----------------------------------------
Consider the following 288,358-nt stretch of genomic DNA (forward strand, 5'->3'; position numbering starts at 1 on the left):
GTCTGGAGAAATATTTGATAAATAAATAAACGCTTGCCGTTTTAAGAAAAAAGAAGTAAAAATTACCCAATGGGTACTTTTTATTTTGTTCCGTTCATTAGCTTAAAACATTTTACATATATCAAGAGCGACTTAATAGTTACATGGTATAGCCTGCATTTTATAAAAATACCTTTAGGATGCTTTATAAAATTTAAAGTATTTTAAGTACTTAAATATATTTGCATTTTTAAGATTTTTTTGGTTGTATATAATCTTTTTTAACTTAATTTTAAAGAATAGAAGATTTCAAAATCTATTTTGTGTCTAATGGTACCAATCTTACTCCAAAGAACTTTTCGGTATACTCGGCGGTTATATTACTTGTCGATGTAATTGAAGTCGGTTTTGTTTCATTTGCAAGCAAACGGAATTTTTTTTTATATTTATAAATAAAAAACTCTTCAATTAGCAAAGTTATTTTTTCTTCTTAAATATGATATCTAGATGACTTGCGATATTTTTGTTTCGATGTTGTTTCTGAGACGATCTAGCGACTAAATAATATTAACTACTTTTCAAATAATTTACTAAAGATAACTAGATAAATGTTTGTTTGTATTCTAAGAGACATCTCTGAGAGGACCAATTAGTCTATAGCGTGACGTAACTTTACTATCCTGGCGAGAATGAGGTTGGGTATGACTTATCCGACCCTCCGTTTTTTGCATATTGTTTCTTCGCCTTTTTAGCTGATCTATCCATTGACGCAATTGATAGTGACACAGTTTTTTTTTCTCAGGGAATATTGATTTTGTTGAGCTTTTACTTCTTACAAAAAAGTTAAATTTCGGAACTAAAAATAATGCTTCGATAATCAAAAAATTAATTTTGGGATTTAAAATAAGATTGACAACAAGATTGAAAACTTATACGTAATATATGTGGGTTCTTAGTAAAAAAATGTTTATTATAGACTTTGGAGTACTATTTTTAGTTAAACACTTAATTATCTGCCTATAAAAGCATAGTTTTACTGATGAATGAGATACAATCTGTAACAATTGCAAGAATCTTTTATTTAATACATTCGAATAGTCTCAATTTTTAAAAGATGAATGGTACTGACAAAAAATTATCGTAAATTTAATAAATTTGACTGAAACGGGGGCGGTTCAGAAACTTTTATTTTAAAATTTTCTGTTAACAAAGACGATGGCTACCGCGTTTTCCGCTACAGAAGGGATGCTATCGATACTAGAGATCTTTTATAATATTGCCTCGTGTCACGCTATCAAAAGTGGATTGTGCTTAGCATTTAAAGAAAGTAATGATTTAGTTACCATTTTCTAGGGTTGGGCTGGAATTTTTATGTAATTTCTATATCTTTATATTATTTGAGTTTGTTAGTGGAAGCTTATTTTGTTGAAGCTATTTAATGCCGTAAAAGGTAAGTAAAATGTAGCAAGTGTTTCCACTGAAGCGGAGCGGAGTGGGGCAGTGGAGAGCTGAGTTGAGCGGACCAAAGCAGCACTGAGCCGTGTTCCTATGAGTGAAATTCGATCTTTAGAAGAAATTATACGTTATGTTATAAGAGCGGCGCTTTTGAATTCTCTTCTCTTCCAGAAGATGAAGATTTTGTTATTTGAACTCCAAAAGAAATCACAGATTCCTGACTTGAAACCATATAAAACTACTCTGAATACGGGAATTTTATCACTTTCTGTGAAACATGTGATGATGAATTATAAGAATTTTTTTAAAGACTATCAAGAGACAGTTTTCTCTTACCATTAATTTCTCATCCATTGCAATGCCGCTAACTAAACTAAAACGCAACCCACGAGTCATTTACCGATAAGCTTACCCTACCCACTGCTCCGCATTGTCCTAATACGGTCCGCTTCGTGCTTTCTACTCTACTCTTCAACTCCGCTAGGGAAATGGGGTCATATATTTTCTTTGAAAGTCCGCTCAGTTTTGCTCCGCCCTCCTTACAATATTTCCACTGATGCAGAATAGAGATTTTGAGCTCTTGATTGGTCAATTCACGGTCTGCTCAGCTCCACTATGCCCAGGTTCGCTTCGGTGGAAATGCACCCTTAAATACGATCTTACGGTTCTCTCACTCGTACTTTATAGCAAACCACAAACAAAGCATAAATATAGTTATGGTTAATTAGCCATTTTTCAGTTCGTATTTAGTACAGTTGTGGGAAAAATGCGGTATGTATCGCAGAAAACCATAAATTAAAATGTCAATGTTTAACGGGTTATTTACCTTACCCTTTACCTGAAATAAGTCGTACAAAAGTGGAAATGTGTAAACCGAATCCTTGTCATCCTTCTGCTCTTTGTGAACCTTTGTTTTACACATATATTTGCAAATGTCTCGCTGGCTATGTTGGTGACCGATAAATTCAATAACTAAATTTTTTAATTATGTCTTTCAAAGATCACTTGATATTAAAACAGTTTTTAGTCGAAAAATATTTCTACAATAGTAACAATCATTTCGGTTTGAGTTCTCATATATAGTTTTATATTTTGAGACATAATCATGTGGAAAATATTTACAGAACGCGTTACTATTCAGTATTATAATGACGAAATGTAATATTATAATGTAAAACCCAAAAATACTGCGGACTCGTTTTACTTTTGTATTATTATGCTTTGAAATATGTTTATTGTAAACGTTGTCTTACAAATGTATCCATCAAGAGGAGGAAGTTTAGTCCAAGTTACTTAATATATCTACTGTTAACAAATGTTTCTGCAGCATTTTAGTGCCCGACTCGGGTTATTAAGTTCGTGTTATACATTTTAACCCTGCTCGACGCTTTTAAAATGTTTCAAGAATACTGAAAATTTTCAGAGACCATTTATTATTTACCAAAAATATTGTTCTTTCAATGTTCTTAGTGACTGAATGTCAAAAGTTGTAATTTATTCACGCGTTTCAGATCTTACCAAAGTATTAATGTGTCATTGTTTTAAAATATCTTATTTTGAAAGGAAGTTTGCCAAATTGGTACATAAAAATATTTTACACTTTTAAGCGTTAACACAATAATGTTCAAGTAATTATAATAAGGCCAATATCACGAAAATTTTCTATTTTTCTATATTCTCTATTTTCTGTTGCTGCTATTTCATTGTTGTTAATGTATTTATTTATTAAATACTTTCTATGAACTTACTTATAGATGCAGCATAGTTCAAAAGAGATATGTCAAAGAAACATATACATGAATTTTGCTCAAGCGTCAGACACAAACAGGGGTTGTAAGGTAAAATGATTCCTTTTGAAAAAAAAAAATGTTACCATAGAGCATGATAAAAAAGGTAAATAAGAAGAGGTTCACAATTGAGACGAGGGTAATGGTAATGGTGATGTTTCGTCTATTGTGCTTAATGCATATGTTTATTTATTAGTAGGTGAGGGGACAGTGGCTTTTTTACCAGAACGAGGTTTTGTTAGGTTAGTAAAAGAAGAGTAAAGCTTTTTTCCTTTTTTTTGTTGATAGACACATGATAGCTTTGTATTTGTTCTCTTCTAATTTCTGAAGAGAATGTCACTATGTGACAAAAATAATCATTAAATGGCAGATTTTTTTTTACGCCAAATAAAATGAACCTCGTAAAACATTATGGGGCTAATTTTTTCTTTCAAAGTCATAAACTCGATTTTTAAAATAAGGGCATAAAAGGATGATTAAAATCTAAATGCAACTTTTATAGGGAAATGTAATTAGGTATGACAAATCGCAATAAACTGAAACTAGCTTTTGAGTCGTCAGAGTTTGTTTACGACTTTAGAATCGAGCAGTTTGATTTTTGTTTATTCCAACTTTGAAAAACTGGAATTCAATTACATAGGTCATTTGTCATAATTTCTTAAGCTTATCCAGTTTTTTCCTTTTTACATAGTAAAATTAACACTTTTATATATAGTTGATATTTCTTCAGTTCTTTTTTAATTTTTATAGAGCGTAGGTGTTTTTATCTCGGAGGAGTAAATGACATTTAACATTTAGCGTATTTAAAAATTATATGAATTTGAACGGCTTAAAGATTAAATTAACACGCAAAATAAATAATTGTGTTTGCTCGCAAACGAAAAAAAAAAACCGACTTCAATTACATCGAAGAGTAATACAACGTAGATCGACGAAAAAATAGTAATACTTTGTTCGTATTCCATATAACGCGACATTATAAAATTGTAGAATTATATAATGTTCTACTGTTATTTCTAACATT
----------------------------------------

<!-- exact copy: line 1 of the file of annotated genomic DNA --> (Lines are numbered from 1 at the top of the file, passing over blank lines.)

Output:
Consider the following 288,358-nt stretch of genomic DNA (forward strand, 5'->3'; position numbering starts at 1 on the left):